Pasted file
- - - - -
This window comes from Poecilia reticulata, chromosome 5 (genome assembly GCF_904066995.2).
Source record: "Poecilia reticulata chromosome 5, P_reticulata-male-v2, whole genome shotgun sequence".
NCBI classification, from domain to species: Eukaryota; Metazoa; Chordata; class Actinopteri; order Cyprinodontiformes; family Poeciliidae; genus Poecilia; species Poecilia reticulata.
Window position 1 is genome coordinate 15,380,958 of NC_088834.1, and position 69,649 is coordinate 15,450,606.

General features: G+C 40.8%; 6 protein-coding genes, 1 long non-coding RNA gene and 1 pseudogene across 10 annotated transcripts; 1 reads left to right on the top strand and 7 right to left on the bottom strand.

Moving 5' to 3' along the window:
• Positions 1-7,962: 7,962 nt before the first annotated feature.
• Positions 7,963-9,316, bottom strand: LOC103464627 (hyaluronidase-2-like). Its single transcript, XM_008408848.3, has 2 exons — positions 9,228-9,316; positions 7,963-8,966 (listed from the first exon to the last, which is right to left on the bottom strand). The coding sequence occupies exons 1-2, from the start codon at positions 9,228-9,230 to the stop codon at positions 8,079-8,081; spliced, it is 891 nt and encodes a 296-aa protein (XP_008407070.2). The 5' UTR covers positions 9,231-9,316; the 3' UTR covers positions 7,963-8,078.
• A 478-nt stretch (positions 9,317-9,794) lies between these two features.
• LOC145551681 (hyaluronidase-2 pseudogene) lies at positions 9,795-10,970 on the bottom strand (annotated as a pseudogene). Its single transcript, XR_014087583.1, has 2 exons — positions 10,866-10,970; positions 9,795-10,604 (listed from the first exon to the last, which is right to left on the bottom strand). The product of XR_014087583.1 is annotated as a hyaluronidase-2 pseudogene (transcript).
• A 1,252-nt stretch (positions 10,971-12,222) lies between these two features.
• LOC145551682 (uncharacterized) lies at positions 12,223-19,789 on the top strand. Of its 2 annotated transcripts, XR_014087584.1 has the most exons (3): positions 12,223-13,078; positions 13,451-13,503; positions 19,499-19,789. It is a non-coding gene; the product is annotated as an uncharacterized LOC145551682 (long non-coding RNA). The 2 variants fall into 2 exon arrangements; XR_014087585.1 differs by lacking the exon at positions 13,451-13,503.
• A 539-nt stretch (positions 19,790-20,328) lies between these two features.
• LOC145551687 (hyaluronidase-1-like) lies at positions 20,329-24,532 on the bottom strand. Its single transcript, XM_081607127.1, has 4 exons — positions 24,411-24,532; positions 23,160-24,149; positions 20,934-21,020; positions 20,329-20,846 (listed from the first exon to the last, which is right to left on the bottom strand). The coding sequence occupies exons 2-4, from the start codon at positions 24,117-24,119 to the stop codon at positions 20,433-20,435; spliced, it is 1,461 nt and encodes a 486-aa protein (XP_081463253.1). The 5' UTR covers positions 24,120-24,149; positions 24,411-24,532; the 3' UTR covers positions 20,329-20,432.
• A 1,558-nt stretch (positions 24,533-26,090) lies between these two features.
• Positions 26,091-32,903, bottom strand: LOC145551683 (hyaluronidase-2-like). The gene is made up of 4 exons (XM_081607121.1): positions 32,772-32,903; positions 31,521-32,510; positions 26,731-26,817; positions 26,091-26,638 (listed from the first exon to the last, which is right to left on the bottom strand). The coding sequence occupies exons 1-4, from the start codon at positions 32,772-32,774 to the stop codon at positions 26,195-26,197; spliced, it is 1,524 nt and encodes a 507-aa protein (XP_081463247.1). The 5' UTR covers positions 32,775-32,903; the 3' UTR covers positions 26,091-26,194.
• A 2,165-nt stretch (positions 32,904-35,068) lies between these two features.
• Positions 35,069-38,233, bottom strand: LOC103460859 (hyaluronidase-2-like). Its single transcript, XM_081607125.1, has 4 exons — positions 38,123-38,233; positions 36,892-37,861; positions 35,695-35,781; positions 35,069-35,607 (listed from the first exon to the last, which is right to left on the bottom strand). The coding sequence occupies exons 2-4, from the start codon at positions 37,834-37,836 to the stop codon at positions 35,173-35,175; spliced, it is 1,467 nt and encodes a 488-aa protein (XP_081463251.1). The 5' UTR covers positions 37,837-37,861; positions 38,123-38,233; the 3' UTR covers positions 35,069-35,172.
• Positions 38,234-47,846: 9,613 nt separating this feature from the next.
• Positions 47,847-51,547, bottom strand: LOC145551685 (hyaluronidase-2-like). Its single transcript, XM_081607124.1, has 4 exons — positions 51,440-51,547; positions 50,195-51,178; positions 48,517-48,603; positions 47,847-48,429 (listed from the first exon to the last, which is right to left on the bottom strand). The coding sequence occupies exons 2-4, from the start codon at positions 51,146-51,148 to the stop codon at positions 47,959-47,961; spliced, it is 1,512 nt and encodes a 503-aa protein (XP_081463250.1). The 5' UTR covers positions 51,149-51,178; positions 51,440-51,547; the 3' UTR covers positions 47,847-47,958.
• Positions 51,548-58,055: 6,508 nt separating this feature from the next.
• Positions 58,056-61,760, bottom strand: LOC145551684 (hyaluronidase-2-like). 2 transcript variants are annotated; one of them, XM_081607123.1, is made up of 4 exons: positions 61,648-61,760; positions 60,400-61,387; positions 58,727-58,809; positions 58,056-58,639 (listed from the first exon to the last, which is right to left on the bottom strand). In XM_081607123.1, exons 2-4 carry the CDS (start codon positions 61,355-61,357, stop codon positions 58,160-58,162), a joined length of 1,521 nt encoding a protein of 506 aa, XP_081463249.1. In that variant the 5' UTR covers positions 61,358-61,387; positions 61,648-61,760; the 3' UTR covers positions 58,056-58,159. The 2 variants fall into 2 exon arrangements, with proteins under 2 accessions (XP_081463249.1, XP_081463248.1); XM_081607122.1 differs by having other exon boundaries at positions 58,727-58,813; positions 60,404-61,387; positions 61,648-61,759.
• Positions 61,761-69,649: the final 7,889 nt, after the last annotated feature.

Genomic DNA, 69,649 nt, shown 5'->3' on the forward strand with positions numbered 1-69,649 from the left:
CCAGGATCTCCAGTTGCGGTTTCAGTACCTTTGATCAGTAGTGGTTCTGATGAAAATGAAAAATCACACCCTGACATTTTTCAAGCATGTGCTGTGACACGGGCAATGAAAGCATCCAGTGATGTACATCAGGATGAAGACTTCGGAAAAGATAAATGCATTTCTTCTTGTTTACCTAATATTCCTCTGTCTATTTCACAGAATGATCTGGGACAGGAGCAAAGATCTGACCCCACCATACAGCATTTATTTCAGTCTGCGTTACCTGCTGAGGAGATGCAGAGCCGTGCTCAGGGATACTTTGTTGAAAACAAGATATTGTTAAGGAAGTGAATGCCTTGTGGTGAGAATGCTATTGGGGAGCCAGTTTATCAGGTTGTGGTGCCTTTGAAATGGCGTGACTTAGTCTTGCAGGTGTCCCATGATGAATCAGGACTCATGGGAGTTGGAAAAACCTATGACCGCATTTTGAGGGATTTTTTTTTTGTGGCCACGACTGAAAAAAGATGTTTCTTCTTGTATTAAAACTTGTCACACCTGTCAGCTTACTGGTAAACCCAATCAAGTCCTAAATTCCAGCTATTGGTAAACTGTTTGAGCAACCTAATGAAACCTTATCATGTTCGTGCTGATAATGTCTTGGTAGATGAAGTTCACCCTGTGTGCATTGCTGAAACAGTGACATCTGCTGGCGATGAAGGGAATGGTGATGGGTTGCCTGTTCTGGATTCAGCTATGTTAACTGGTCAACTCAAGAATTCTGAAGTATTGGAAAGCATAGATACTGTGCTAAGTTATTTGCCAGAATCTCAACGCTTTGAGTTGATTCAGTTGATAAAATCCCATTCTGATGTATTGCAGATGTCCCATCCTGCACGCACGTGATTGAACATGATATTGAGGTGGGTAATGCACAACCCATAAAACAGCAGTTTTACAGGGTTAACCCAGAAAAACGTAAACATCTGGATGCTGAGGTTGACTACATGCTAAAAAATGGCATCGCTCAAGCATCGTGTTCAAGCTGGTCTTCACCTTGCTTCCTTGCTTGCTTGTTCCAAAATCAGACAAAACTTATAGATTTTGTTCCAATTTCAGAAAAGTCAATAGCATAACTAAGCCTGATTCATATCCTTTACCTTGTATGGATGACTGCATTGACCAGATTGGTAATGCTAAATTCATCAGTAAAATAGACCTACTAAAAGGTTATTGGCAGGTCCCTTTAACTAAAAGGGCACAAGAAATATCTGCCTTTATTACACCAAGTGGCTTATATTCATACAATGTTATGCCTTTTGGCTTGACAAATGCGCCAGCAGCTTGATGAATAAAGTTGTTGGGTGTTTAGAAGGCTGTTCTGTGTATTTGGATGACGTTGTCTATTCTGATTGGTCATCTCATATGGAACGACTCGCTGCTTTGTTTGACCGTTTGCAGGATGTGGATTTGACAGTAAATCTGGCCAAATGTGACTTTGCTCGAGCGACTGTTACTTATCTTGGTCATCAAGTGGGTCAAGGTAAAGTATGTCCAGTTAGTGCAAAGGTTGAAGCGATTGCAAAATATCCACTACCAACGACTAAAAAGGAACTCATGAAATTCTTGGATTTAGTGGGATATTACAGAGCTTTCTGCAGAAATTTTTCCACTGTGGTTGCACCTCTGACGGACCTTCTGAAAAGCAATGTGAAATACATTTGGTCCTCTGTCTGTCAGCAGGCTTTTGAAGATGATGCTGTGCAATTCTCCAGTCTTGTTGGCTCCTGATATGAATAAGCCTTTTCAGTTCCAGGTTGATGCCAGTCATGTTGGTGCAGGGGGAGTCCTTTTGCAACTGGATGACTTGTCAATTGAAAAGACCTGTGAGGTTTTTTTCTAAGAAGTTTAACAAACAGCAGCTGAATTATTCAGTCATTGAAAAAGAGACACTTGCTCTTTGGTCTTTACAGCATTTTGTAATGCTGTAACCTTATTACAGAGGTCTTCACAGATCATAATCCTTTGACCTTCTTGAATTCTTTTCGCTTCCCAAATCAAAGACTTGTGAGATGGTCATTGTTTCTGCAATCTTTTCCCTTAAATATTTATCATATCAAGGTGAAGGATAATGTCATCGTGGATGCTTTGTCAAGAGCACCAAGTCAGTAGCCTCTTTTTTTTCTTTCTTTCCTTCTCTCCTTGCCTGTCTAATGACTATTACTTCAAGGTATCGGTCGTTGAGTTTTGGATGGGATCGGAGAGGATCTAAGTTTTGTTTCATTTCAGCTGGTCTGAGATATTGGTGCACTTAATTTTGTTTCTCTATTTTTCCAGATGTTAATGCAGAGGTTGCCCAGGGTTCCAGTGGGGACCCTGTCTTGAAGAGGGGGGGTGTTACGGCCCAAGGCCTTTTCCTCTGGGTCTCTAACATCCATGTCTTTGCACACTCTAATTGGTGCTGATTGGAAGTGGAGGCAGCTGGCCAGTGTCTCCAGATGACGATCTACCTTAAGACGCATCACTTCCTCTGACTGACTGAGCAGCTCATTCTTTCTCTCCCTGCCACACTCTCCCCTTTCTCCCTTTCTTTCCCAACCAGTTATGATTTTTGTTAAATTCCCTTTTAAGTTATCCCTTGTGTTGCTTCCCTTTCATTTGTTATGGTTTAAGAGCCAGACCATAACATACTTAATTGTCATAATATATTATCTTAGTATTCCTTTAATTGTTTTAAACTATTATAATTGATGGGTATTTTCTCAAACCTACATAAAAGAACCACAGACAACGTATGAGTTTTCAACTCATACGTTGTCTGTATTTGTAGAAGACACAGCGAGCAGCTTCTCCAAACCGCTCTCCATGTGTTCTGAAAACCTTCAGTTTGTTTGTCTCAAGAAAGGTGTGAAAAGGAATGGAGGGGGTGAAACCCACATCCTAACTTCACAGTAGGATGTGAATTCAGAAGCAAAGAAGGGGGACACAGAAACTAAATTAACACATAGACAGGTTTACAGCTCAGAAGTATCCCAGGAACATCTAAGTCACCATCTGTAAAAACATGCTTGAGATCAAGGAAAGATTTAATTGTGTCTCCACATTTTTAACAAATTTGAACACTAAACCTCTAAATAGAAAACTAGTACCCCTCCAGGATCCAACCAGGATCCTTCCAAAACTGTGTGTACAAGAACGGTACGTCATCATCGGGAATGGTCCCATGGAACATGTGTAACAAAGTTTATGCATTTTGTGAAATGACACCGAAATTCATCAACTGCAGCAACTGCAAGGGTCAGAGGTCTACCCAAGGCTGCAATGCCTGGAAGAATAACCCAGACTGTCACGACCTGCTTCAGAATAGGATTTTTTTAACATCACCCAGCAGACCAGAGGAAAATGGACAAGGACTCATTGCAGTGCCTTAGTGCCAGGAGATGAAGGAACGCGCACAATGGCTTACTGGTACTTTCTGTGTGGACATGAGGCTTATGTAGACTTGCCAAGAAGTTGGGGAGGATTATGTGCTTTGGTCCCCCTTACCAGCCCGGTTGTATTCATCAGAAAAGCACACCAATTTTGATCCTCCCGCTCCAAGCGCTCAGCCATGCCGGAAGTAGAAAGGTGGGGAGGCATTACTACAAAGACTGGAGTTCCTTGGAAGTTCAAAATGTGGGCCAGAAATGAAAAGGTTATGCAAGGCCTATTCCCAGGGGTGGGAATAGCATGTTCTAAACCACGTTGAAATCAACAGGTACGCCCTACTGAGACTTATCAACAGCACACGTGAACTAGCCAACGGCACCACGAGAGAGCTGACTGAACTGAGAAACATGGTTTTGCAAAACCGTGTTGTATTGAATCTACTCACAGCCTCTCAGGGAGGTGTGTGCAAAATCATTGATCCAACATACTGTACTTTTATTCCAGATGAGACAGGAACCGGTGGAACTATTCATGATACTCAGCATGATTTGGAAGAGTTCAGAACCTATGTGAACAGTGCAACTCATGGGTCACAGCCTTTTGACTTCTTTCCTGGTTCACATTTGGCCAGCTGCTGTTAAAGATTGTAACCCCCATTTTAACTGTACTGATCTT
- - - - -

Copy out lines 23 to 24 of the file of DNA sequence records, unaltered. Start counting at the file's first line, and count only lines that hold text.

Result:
• Positions 61,761-69,649: the final 7,889 nt, after the last annotated feature.

Genomic DNA, 69,649 nt, shown 5'->3' on the forward strand with positions numbered 1-69,649 from the left: